Gram Scale Pays Off


Not Enough Epoxy

Last year I had bought a small gram scale to make our mixing of epoxy, polyurethane and polyurea more accurate. These are chemistries where you want to have the right ratios. In the process of this I discovered that the above brand of epoxy was cheating us on almost every can.
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As I received in cans I measured their weights and logged them because I had noticed, prior to getting the gram scale, that I would run out of one or the other first. Paying more attention I found that the containers were only partially filled.


Gram Scale in Protective Baggy

With the gram scale, taring for the weight of the container, I discovered that the company was shorting containers of the 2-Part Epoxy. The containers says 340 grams. That is supposed to be the net weight of epoxy in the container. The weight of the container should be in addition to that. The empty container weighs 44. The new unopened containers should weigh 384 grams. I received eight containers in one batch and the containers ranged from 241 to 335 grams including the container. This means the epoxy ranged from 197 grams to 291 grams. The average weight of the containers was 281 grams including the containers meaning the average amount of epoxy per container was 237 grams or only ~70% of what the seller is claiming is in the container. These are facts.

I noticed oddities in the contents in the last set of epoxy I got from them so this time I very carefully weighed everything when it arrived. The lesson there is it pays to weigh, to measure, to track incoming supplies. It started out incidentally since I simply wanted to make sure I was getting my proportions correct so as to optimize the epoxy.

Quite frankly a vendor packing cans of materials like this should be doing it by weight with an automated dispenser using a scale, not by eye or volume. On the can it says it is by weight. Unfortunately the company has little incentive to get it right since they get to make a lot of extra money on every can by shorting the product. That is supposed to be illegal but the Attorney General won’t be interested as it’s too small a case.

The next lesson is that pays to complain. I did and I got a small credit from the reseller for that batch although I’m still out the money on previous batches. The refund from the reseller was greater than the cost of the scale so the scale paid for itself in addition to helping us do our formulations properly.

Also of interest is that the reseller refused to put up my review, essentially what is above, about this problem. The lesson there is that the reviews you see on sites like HomeDepot.com, Amazon.com and such do not tell the whole story. Apparently companies are cherry picking the reviews in addition to the blatantly outright fake reviews.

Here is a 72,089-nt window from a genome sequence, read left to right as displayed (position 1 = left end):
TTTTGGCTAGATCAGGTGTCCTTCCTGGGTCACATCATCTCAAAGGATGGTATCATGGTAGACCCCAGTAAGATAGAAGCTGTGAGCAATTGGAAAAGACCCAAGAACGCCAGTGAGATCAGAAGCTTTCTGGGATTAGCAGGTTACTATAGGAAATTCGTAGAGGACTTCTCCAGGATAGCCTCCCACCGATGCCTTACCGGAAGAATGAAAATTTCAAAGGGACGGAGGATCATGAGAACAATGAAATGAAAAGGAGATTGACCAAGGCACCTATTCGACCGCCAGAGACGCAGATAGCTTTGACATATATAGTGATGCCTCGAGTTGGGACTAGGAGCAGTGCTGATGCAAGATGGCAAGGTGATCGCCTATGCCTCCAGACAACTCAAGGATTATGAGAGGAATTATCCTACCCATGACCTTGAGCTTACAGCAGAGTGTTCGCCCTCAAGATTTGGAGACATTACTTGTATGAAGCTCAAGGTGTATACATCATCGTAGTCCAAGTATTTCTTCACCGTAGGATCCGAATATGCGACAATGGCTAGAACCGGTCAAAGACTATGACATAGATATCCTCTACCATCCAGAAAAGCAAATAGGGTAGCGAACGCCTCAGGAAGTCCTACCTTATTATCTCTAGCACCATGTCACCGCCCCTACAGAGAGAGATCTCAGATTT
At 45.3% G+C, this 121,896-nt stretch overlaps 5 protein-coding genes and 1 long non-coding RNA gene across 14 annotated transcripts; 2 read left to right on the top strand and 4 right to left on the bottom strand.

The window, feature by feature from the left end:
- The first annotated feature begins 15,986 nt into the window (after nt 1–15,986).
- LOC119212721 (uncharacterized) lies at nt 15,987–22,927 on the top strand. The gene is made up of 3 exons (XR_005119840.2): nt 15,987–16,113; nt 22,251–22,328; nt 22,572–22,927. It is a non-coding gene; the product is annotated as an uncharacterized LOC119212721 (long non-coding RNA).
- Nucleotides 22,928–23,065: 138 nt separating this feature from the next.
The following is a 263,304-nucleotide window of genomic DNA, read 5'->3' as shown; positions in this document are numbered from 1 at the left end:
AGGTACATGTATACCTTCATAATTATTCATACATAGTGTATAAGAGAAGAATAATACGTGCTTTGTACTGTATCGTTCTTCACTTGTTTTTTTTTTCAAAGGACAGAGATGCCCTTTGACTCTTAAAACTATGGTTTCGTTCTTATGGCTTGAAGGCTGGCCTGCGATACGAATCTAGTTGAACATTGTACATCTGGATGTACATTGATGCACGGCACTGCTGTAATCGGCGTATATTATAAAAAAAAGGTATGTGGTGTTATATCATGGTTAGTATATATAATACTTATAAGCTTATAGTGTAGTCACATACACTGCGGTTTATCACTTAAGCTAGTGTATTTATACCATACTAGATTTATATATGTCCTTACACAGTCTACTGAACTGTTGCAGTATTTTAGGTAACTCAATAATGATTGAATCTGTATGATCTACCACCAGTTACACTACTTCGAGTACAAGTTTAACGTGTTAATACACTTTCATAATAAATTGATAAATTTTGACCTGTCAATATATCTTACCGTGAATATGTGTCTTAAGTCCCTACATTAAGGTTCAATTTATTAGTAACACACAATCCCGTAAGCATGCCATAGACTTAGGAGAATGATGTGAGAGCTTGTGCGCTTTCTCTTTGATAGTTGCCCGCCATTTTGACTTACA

Buyer beware.


So what is the syringe for you might ask… In building the butcher shop I had a lot of places where I needed to apply epoxy deep into holes drilled in concrete and stone to set stainless steel sockets. To make this easier I would suck up epoxy with the syringe and squirt it into the holes, coat my socket with its anchor (a tail bolt) and then set the socket.

Outdoors: 21°F/0°F Sunny
Tiny Cottage: 63°F/58°F

Daily Spark: A spoon is no better than a knife until you have a purpose.

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About Walter Jeffries

Tinker, Tailor…

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8 Responses to Gram Scale Pays Off

  1. Larry says:

    Sounds like a nice little lawsuit, and a justifiable one at that. You wouldn’t even need to ‘testify’, but rather weigh some newly purchased containers in front of the judge.

  2. Cary says:

    I come out of the entertainment industry and early in my career I did a lot of commercials and truth in advertising was pretty draconian, we weren’t allowed even in commercials to do things like white glue for milk on cereal or mashed potatoes for ice cream. It was a hassle because hot lights made it hard to shoot real food. Well Regan came in and largely gutted the budget for truth in advertising so effectively there hasn’t been such a department for 30+ years. From what I’ve read the majority of products sold are under weight and very few have more than stated so it’s obviously to increase profits. Few things in the grocery store are even sold by the pound, most are 12 or 14 ounces but they look like the old one pound containers. As a nation we buy a lot of empty air.

  3. Sal says:

    The new banner is awesome- would you identify everyone please?

  4. Peter says:

    this would be a good case of where you name the manufacturer, add the appropriate tags, and then let Google take care of the rest.

  5. Tim says:

    “Unfortunately the company has little incentive to get it right since they get to make ‘a’ extra money on every can by shorting the product.”
    I would delete the “a” or add “a lot”. If the company is shorting approximately 30% of the product, they should be making a lot of extra money.

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